Born: Circa 935-940 near Tus, Persia (now Iran)
Died: Circa 1020, near Tus, Persia (now Iran)
Firdawsi is the pseudonym of the Persian poet Abu Ol-Qasem Mansur, about whom little is known to be fact. The last factual account was given by the poet Nezami-ye Aruzi dating from the time he visited Firdawsi's tomb around 1116-1117. Any other information about this poet has been inferred from legends and his work.
Legends recount that Firdawsi was a landowner who made a comfortable living from his estates. He had one daughter, for whom he wrote a poem. His text Shah-nameh, or Book of Kings, took Firdawsi thirty-five years to finish. He hoped to sell it to the emperor to provide a dowry for his daughter when she married.
The Book of Kings is considered one of the world's greatest epics. It is a story of the kings of Persia from mythical times down to the reign of Khosrow II (590-628) and includes some material from later in the seventh century. The entire epic includes nearly 60,000 couplets based on ancient text dated to the seventh century.
Firdawsi completed the text in 1010 and presented it to the Sultan Mahmud of Ghazna. Firdawsi had been assured, in good faith, by one of the ministers of the sultan that the poem would be bought. However the sultan consulted some of the minister's enemies who suggested the poem was not worth 50,000 dirhams because of its heretic nature.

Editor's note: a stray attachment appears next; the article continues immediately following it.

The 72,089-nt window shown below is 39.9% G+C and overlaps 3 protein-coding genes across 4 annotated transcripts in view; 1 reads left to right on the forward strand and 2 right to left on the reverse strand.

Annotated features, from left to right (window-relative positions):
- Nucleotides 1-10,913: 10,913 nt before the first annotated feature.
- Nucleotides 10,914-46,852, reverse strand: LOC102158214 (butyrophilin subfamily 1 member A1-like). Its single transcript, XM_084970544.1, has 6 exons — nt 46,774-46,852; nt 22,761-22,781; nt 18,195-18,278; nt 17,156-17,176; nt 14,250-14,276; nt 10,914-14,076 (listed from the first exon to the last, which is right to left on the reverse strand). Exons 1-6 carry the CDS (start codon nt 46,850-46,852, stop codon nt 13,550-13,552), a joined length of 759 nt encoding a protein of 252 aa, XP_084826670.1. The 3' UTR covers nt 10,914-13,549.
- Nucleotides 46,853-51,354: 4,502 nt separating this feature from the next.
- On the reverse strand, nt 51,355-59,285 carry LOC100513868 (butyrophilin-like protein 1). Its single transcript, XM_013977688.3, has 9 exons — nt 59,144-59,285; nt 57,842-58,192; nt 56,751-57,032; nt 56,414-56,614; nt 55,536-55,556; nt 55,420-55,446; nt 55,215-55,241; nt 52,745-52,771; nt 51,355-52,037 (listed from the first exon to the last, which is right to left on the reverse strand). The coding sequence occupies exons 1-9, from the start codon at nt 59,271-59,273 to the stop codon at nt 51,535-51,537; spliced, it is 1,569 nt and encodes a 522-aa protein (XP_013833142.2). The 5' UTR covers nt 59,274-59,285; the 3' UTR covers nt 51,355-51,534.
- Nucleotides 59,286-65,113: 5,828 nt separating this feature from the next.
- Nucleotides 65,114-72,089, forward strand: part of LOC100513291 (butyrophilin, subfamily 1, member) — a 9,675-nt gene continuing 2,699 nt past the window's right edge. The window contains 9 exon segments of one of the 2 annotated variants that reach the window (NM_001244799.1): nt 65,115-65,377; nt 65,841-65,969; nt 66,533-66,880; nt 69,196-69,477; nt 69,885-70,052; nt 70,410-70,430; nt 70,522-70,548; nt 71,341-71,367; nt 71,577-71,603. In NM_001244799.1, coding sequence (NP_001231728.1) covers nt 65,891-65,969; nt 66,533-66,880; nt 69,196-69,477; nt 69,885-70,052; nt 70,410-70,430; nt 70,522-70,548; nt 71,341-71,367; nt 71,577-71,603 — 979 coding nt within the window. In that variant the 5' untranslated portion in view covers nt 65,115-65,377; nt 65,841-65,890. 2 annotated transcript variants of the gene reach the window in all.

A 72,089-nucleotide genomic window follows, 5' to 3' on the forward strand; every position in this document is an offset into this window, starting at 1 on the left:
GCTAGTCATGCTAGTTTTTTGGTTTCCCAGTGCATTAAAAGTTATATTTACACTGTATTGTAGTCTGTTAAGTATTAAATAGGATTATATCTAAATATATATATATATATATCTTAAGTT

Firdawsi was enraged when he was paid 20,000 -- what he considered a paltry amount for thirty-five years of work -- and in an insolent gesture he spent all the money on a bath and a beer. Fearing the wrath of the sultan, he fled the country and took up court with Sepahbad Shahrayer, who claimed ancestry to the kings of Persia. Here, he wrote another one hundred verses of satire about the sultan and offered to dedicate the entire work to his hosts. In a politically adept move, Mahmud Shahrayer bought the offensive text and had it expunged from the original.
Many years later, in a reversal of heart the sultan gave orders to transport 60,000 dinars worth of indigo to the poet to make up for shabby treatment. The camels transporting the indigo made it safely to Tus, but as they were coming in one gate, Firdawsi's bier was going out the other to be buried. The daughter of Firdawsi refused the gift and the money was spent on repairing a resthouse on the boundaries of Tus.